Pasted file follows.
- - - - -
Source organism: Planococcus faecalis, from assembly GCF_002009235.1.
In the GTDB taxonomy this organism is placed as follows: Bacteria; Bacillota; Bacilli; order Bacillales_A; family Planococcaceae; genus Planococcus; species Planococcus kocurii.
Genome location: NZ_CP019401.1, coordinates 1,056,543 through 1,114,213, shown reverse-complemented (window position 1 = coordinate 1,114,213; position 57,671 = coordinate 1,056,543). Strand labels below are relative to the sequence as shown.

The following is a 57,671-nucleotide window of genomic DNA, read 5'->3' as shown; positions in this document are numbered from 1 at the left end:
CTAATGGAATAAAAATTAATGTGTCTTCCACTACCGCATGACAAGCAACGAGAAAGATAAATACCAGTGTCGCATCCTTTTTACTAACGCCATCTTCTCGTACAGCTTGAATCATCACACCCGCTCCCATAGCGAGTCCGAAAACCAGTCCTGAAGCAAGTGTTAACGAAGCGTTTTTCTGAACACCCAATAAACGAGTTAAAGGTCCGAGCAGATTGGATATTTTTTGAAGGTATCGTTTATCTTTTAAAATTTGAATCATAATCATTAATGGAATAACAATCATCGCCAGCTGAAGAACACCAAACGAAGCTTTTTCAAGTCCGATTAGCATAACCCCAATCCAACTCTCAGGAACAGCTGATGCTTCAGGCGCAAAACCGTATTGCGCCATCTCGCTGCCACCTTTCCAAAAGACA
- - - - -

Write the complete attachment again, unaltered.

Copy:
Source organism: Planococcus faecalis, from assembly GCF_002009235.1.
In the GTDB taxonomy this organism is placed as follows: Bacteria; Bacillota; Bacilli; order Bacillales_A; family Planococcaceae; genus Planococcus; species Planococcus kocurii.
Genome location: NZ_CP019401.1, coordinates 1,056,543 through 1,114,213, shown reverse-complemented (window position 1 = coordinate 1,114,213; position 57,671 = coordinate 1,056,543). Strand labels below are relative to the sequence as shown.

The following is a 57,671-nucleotide window of genomic DNA, read 5'->3' as shown; positions in this document are numbered from 1 at the left end:
CTAATGGAATAAAAATTAATGTGTCTTCCACTACCGCATGACAAGCAACGAGAAAGATAAATACCAGTGTCGCATCCTTTTTACTAACGCCATCTTCTCGTACAGCTTGAATCATCACACCCGCTCCCATAGCGAGTCCGAAAACCAGTCCTGAAGCAAGTGTTAACGAAGCGTTTTTCTGAACACCCAATAAACGAGTTAAAGGTCCGAGCAGATTGGATATTTTTTGAAGGTATCGTTTATCTTTTAAAATTTGAATCATAATCATTAATGGAATAACAATCATCGCCAGCTGAAGAACACCAAACGAAGCTTTTTCAAGTCCGATTAGCATAACCCCAATCCAACTCTCAGGAACAGCTGATGCTTCAGGCGCAAAACCGTATTGCGCCATCTCGCTGCCACCTTTCCAAAAGACA